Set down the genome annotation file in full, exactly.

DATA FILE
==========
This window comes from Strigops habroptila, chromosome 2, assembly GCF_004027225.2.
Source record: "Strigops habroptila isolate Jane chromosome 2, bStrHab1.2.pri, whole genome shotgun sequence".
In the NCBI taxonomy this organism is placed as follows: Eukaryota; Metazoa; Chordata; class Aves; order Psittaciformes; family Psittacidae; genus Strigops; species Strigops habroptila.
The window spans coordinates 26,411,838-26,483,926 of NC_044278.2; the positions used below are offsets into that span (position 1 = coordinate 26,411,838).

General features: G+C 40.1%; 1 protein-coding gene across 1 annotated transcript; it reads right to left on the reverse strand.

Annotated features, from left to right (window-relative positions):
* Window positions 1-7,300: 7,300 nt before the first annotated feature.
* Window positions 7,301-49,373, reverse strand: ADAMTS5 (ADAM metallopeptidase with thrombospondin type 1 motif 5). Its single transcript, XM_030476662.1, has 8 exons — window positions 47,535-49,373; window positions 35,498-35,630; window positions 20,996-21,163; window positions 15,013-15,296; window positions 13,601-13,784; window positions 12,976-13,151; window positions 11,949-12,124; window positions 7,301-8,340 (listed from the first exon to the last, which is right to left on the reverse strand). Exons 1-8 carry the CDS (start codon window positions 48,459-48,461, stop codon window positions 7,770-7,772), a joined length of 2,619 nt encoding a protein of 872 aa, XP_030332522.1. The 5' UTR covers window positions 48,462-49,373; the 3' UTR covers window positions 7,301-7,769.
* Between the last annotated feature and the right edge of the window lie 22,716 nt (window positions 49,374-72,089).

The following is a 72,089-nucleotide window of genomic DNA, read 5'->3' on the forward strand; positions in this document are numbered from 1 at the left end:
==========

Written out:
This window comes from Strigops habroptila, chromosome 2, assembly GCF_004027225.2.
Source record: "Strigops habroptila isolate Jane chromosome 2, bStrHab1.2.pri, whole genome shotgun sequence".
In the NCBI taxonomy this organism is placed as follows: Eukaryota; Metazoa; Chordata; class Aves; order Psittaciformes; family Psittacidae; genus Strigops; species Strigops habroptila.
The window spans coordinates 26,411,838-26,483,926 of NC_044278.2; the positions used below are offsets into that span (position 1 = coordinate 26,411,838).

General features: G+C 40.1%; 1 protein-coding gene across 1 annotated transcript; it reads right to left on the reverse strand.

Annotated features, from left to right (window-relative positions):
* Window positions 1-7,300: 7,300 nt before the first annotated feature.
* Window positions 7,301-49,373, reverse strand: ADAMTS5 (ADAM metallopeptidase with thrombospondin type 1 motif 5). Its single transcript, XM_030476662.1, has 8 exons — window positions 47,535-49,373; window positions 35,498-35,630; window positions 20,996-21,163; window positions 15,013-15,296; window positions 13,601-13,784; window positions 12,976-13,151; window positions 11,949-12,124; window positions 7,301-8,340 (listed from the first exon to the last, which is right to left on the reverse strand). Exons 1-8 carry the CDS (start codon window positions 48,459-48,461, stop codon window positions 7,770-7,772), a joined length of 2,619 nt encoding a protein of 872 aa, XP_030332522.1. The 5' UTR covers window positions 48,462-49,373; the 3' UTR covers window positions 7,301-7,769.
* Between the last annotated feature and the right edge of the window lie 22,716 nt (window positions 49,374-72,089).

The following is a 72,089-nucleotide window of genomic DNA, read 5'->3' on the forward strand; positions in this document are numbered from 1 at the left end: